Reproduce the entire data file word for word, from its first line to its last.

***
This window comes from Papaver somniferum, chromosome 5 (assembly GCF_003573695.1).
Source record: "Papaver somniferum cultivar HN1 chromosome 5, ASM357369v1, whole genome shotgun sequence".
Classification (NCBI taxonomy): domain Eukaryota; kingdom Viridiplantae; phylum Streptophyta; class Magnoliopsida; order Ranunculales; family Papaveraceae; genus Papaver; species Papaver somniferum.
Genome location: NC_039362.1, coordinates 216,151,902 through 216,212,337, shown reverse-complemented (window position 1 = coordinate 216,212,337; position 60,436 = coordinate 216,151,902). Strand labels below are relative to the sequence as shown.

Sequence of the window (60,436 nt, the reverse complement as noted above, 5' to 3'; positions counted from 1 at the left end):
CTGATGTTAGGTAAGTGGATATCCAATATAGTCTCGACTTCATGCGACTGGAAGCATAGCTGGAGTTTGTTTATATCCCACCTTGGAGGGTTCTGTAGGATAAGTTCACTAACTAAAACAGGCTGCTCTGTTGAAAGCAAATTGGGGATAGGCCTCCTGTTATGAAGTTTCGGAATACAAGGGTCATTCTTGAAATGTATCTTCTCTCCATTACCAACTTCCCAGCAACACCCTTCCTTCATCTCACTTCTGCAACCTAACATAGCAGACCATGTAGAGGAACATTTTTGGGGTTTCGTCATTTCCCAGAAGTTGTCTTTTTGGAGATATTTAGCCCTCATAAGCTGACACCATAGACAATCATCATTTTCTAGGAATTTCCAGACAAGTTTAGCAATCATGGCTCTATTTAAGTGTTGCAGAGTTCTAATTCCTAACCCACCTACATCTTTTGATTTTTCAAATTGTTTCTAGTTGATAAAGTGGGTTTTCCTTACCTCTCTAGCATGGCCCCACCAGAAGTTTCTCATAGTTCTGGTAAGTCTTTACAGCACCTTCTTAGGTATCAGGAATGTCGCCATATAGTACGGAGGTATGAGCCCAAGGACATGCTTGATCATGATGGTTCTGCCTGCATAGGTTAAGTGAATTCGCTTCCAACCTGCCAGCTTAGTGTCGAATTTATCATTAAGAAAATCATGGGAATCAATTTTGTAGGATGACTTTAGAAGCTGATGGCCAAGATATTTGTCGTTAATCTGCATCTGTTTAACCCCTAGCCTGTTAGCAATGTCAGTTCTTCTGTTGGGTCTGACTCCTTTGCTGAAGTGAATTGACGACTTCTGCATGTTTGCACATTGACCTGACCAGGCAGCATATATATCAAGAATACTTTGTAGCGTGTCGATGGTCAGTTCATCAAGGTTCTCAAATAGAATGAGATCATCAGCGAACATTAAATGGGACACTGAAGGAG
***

This window comes from Papaver somniferum, chromosome 5 (assembly GCF_003573695.1).
Source record: "Papaver somniferum cultivar HN1 chromosome 5, ASM357369v1, whole genome shotgun sequence".
Classification (NCBI taxonomy): domain Eukaryota; kingdom Viridiplantae; phylum Streptophyta; class Magnoliopsida; order Ranunculales; family Papaveraceae; genus Papaver; species Papaver somniferum.
Genome location: NC_039362.1, coordinates 216,151,902 through 216,212,337, shown reverse-complemented (window position 1 = coordinate 216,212,337; position 60,436 = coordinate 216,151,902). Strand labels below are relative to the sequence as shown.

Sequence of the window (60,436 nt, the reverse complement as noted above, 5' to 3'; positions counted from 1 at the left end):
CTGATGTTAGGTAAGTGGATATCCAATATAGTCTCGACTTCATGCGACTGGAAGCATAGCTGGAGTTTGTTTATATCCCACCTTGGAGGGTTCTGTAGGATAAGTTCACTAACTAAAACAGGCTGCTCTGTTGAAAGCAAATTGGGGATAGGCCTCCTGTTATGAAGTTTCGGAATACAAGGGTCATTCTTGAAATGTATCTTCTCTCCATTACCAACTTCCCAGCAACACCCTTCCTTCATCTCACTTCTGCAACCTAACATAGCAGACCATGTAGAGGAACATTTTTGGGGTTTCGTCATTTCCCAGAAGTTGTCTTTTTGGAGATATTTAGCCCTCATAAGCTGACACCATAGACAATCATCATTTTCTAGGAATTTCCAGACAAGTTTAGCAATCATGGCTCTATTTAAGTGTTGCAGAGTTCTAATTCCTAACCCACCTACATCTTTTGATTTTTCAAATTGTTTCTAGTTGATAAAGTGGGTTTTCCTTACCTCTCTAGCATGGCCCCACCAGAAGTTTCTCATAGTTCTGGTAAGTCTTTACAGCACCTTCTTAGGTATCAGGAATGTCGCCATATAGTACGGAGGTATGAGCCCAAGGACATGCTTGATCATGATGGTTCTGCCTGCATAGGTTAAGTGAATTCGCTTCCAACCTGCCAGCTTAGTGTCGAATTTATCATTAAGAAAATCATGGGAATCAATTTTGTAGGATGACTTTAGAAGCTGATGGCCAAGATATTTGTCGTTAATCTGCATCTGTTTAACCCCTAGCCTGTTAGCAATGTCAGTTCTTCTGTTGGGTCTGACTCCTTTGCTGAAGTGAATTGACGACTTCTGCATGTTTGCACATTGACCTGACCAGGCAGCATATATATCAAGAATACTTTGTAGCGTGTCGATGGTCAGTTCATCAAGGTTCTCAAATAGAATGAGATCATCAGCGAACATTAAATGGGACACTGAAGGAG